From Tower Hill tube station we walked past the Tower of London down to Tower Bridge. Built 1886–1894 it is a combined bascule and suspension bridge crossing the River Thames The bridge consists of two bridge towers tied together at the upper level by two horizontal walkways, designed to withstand the horizontal tension forces exerted by the suspended sections of the bridge on the landward sides of the towers. The vertical components of the forces in the suspended sections and the vertical reactions of the two walkways are carried by the two robust towers. The bascule pivots and operating machinery are housed in the base of each tower. The bridge deck is freely accessible to both vehicles and pedestrians, whilst the bridge’s twin towers, high-level walkways and Victorian engine rooms form part of the Tower Bridge Exhibition.

Entering upon the bridge from the north bank we proceeded to the first tower and after paying our fee we entered an elevator taking us to the top of the tower and a video presentation on the creation of the design for the bridge. From there we walked on the eastern gangway to the other tower stopping to view the river from the glass floor and to take pictures of London high above from the middle of the Thames. From the south tower we circuit back across the western walk way and then down the stairs and onto the engine rooms. As we do a boat travels through the open bridge. Quite a remarkable structure.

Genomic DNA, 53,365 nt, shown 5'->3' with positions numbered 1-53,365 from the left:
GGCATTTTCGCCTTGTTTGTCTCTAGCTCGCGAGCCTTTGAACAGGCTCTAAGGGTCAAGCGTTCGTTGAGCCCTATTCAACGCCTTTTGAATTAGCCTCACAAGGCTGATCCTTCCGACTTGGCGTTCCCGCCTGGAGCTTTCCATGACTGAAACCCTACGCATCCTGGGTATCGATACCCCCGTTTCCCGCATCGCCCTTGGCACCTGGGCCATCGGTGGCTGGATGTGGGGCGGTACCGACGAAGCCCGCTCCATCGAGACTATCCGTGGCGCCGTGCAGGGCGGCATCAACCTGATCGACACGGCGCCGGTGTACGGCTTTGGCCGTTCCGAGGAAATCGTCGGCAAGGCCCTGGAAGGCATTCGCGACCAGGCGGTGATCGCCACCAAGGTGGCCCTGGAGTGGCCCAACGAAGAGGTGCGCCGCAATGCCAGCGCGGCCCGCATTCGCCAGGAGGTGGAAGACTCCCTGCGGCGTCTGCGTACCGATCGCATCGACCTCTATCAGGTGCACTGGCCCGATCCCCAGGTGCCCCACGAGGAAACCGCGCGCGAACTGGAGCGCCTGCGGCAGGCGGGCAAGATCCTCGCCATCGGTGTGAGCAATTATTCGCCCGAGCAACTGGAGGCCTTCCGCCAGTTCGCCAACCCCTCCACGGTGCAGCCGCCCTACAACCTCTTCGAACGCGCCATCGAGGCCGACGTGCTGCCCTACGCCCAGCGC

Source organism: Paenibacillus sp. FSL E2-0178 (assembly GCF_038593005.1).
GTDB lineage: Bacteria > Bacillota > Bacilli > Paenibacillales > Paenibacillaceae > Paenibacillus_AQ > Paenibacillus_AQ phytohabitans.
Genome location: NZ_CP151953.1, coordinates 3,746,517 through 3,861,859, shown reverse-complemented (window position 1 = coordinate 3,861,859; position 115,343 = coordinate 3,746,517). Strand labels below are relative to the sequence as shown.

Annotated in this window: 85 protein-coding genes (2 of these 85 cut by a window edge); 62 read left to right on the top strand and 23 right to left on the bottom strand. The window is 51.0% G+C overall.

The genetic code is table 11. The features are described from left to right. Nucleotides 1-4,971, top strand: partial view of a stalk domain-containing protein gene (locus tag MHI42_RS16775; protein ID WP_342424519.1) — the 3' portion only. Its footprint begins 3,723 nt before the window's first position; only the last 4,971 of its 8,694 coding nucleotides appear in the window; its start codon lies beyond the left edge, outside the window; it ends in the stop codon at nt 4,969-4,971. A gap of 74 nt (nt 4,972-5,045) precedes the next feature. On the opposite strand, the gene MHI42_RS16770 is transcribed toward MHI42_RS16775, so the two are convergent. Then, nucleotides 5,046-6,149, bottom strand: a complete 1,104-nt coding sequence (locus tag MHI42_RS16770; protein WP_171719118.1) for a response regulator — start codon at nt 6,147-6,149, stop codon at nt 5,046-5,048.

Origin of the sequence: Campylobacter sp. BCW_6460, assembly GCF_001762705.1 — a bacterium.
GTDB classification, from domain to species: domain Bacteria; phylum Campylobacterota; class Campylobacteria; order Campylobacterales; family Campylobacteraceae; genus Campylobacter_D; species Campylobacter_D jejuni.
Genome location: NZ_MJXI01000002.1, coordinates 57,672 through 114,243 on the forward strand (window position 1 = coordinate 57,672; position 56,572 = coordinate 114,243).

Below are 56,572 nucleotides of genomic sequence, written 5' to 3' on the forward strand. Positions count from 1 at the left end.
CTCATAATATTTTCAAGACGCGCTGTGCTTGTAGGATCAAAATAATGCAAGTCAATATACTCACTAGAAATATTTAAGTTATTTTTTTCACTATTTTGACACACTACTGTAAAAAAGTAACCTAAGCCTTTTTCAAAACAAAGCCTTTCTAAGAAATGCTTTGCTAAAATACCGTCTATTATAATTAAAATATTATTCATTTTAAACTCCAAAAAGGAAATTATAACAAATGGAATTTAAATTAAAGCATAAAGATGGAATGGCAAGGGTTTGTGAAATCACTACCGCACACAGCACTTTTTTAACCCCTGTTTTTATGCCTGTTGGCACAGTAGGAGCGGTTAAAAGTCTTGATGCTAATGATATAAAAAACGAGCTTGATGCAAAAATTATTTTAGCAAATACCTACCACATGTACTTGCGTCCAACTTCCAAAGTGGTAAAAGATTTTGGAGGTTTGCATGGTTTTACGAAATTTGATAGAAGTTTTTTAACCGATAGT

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It is then quite an easy walk along the south bank past Hayes wharf where there is a metal work sculpture of something that looks like it is out of a Jules Verne novel onto Shakespeare’s Globe theatre. Here we did a guided tour after visiting the museum. Unfortunately I could not take photos as they were doing a rehearsal for that night so we got to watch the last three scenes of the play.

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Now completely exhausted we dragged ourselves across the Millennium Bridge over to Blackfriars tube station and home

Remembrance Day

It is the 11th hour on the 11th day 100 years after the Armistice.

The strength of support for Remembrance is tremendous. The similarity with ANZAC Day in Australia is phenomenal and the pride of the nation for its fallen servicemen is tangible. Everywhere there is silence as we remember those soldiers, sailors, and airmen sacrificed for the security and stability that British people enjoy today.

We feel we have been part of this remembrance and glad that we have involved ourselves. Our involvement started with assisting the British Legion with its Poppy Day fund raising through the Rotary Club of Nottingham. For two hours we sold Poppy Day mementos at Broadmarsh Shopping Centre in Nottingham. Our shift, 4.00pm to 6.00pm meant that we saw people of Nottinghamshire coming home from work (the rail station is accessed through the shopping centre) all stopping to donate or buy a poppy, badge or wrist band. One of the styles of poppies on sale was a knitted poppy. We had not seen these before. All individual but based on a standard pattern. We learned that these had been created by members of the public following a request by one of the local radio stations that 11,000 be knitted for the 11,000 Nottinghamshire soldiers lost in WW1.

Kerry delighted in relaying this story to the many women who picked through these poppies looking for the right one. I am not sure if they were interested in the poppies or just wanted to hear the Australian talking. We were visited by one surprised Aussie who heard the accent and had to ask what the hell we were doing raising money for the British Legion.